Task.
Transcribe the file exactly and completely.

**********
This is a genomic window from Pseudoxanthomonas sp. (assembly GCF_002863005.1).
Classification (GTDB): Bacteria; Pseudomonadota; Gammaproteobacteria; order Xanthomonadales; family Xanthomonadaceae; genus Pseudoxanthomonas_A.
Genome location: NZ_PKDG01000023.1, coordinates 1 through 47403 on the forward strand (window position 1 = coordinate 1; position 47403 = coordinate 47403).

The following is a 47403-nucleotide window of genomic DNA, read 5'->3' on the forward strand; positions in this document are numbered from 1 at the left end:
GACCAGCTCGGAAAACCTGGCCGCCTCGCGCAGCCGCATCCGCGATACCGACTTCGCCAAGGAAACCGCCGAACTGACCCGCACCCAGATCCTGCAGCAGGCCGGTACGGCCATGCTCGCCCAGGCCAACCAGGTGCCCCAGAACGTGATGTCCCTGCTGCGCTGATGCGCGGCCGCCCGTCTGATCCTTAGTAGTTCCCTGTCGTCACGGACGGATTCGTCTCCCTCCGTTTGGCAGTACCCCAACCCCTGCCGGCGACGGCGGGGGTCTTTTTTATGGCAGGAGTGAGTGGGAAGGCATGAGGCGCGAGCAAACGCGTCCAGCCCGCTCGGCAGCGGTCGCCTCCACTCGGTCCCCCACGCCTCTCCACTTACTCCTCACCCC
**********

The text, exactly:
This is a genomic window from Pseudoxanthomonas sp. (assembly GCF_002863005.1).
Classification (GTDB): Bacteria; Pseudomonadota; Gammaproteobacteria; order Xanthomonadales; family Xanthomonadaceae; genus Pseudoxanthomonas_A.
Genome location: NZ_PKDG01000023.1, coordinates 1 through 47403 on the forward strand (window position 1 = coordinate 1; position 47403 = coordinate 47403).

The following is a 47403-nucleotide window of genomic DNA, read 5'->3' on the forward strand; positions in this document are numbered from 1 at the left end:
GACCAGCTCGGAAAACCTGGCCGCCTCGCGCAGCCGCATCCGCGATACCGACTTCGCCAAGGAAACCGCCGAACTGACCCGCACCCAGATCCTGCAGCAGGCCGGTACGGCCATGCTCGCCCAGGCCAACCAGGTGCCCCAGAACGTGATGTCCCTGCTGCGCTGATGCGCGGCCGCCCGTCTGATCCTTAGTAGTTCCCTGTCGTCACGGACGGATTCGTCTCCCTCCGTTTGGCAGTACCCCAACCCCTGCCGGCGACGGCGGGGGTCTTTTTTATGGCAGGAGTGAGTGGGAAGGCATGAGGCGCGAGCAAACGCGTCCAGCCCGCTCGGCAGCGGTCGCCTCCACTCGGTCCCCCACGCCTCTCCACTTACTCCTCACCCC